VIDEO
The New York C.S. Lewis Society
"We make men without chests and expect of them virtue and enterprise.  We laugh at honour and are shocked to find traitors in our midst." ​C.S. Lewis, The Abolition of Man
Jerry Walls shows why CS Lewis believed in purgatory, and why this doctrine is integral to, and naturally follows from, his understanding of "mere Christianity." October 25, 2012
Michael Ward - Narnia , C.S. Lewis & Classical Cosmology Pt. 2

The First World War laid waste to a continent and permanently altered the political and religious landscape of the West. For a generation of men and women, it brought the end of innocence – and the end of faith. Yet for J. R. R. Tolkien and C. S. Lewis, the Great War deepened their spiritual quest. Both men served as soldiers on the Western Front, survived the trenches, and used the experience of that conflict to ignite their Christian imagination. Had there been no Great War, there would have been no Hobbit, no Lord of the Rings, no Narnia, and perhaps no conversion to Christianity by C. S. Lewis.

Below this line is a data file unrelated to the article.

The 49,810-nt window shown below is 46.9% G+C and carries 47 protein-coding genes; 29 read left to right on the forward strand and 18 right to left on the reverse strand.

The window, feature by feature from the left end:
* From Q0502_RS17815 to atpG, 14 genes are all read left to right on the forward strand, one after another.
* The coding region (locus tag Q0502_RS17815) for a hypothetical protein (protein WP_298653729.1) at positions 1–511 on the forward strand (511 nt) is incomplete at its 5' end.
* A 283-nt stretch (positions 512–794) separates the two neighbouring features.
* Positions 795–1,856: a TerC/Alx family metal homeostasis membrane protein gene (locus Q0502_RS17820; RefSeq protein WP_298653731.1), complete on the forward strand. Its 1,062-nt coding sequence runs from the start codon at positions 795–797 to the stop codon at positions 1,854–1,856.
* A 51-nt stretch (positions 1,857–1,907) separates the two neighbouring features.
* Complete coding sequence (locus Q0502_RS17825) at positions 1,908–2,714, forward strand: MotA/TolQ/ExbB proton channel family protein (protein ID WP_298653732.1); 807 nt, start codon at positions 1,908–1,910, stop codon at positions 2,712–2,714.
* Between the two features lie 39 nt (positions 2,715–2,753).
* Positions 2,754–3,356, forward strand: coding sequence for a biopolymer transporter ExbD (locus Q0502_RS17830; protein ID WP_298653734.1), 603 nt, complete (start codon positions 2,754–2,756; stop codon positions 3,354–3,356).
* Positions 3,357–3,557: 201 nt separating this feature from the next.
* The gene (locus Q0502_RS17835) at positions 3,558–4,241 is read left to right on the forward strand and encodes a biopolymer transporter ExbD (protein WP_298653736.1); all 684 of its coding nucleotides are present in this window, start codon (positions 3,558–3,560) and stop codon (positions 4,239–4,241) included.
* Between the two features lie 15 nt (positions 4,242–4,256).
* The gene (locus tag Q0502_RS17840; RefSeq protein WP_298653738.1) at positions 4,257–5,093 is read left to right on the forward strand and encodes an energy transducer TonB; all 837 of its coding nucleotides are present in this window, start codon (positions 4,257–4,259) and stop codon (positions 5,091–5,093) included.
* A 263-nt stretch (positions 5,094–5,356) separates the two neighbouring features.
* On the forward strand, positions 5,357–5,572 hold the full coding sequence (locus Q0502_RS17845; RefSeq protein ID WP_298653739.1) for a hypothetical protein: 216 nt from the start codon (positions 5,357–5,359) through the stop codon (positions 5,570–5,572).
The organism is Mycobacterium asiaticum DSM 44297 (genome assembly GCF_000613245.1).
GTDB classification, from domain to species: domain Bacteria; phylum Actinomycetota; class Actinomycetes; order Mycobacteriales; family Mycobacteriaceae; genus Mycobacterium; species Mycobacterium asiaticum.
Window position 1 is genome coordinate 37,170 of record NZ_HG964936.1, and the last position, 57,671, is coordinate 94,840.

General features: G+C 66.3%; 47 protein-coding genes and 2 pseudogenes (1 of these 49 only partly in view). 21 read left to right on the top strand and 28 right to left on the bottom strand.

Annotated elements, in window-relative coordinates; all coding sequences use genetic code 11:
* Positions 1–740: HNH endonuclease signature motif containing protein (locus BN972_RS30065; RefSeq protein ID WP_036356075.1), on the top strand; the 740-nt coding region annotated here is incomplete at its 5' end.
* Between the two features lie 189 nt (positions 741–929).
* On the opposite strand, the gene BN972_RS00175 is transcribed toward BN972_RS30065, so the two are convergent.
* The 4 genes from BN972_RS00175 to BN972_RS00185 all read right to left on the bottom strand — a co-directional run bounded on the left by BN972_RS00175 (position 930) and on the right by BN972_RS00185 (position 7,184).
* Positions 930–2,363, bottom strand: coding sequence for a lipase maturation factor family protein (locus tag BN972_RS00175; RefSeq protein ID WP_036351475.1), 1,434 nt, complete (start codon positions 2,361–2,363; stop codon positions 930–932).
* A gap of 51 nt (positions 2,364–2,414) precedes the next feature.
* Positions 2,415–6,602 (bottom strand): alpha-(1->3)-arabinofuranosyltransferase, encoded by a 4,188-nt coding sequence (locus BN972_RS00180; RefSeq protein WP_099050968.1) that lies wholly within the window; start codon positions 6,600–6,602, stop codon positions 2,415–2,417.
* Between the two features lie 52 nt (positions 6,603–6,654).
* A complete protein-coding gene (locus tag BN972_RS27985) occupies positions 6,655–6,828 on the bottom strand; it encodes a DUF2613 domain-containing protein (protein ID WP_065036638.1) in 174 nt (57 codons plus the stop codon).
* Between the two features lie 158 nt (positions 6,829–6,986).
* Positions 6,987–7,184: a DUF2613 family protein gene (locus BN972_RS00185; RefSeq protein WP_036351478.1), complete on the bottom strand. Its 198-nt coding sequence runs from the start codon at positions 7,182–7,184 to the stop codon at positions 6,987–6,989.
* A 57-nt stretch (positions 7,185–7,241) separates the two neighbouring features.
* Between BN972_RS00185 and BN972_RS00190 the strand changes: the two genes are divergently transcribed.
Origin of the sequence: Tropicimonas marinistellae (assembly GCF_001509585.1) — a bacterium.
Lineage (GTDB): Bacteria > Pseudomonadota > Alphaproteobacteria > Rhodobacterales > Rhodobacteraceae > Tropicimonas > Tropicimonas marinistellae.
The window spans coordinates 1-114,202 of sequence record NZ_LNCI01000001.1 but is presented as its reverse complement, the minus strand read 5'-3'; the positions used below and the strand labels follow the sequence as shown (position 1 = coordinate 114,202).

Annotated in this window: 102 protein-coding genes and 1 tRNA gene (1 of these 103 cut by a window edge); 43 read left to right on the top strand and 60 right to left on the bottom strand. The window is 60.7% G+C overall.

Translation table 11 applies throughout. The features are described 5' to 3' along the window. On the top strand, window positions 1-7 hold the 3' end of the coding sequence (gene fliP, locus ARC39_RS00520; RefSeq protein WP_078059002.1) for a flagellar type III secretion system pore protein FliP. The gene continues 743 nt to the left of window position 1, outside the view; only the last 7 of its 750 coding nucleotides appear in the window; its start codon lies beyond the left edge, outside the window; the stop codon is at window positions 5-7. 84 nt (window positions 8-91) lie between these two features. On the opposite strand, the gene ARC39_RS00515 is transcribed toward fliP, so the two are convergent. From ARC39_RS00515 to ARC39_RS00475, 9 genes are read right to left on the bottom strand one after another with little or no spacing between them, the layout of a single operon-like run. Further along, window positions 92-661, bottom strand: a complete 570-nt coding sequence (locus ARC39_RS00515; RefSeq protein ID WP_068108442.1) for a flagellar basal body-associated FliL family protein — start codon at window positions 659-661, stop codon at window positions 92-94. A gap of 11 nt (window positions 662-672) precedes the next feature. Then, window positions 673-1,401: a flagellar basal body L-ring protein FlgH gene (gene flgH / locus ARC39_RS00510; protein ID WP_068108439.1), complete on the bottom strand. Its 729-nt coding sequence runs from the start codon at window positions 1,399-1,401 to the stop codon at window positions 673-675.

Michael Ward - Narnia , C.S. Lewis & Classical Cosmology Pt. 2
Peter Kreeft
David Payne stars in this one-man play
​recalling the life and times of C.S. Lewis.
An interview with Walter Hooper on "The Journey Home" television program on EWTN which aired July  2003.
Peter Kreeft
On the evening of October 29, 2015 the Marion E. Wade Center celebrated its 50th anniversary. Speakers include, in order: Marjorie Lamp Mead (Interim Director, Wade Center), Lisa Welchert (Wade Family representative), Philip G. Ryken (President of Wheaton College), Leland Ryken (Wade Board), Jeannette Bakke (Friend of the Wade), Gerald Root (Wade Board), Lyle W. Dorsett (Director Emeritus, Wade Center), William Phemister (Professor Emeritus of Piano, Wheaton College), Luci Shaw (Poet and Wade Board Emerita), Carolyn Hart (Associate Professor of Voice, Wheaton College), and G. Walter Hansen (Wade Board).

Owen A. Barfield, along with Dr. Michael Elam, Dr. Micahel DiFuccia, and Dr. Bill Brown, discusses his grandfather’s work and thought.

Owen Barfield was one of the twentieth century’s most original thinkers. A philosopher and poet, Barfield was a friend of C. S. Lewis and J. R. R. Tolkien, both of whose works were influenced by his ideas. Owing to his friendship with Lewis from their student years and his long life, Barfield has been called “the first and last Inkling,” a reference to the informal literary circle of that name at Oxford.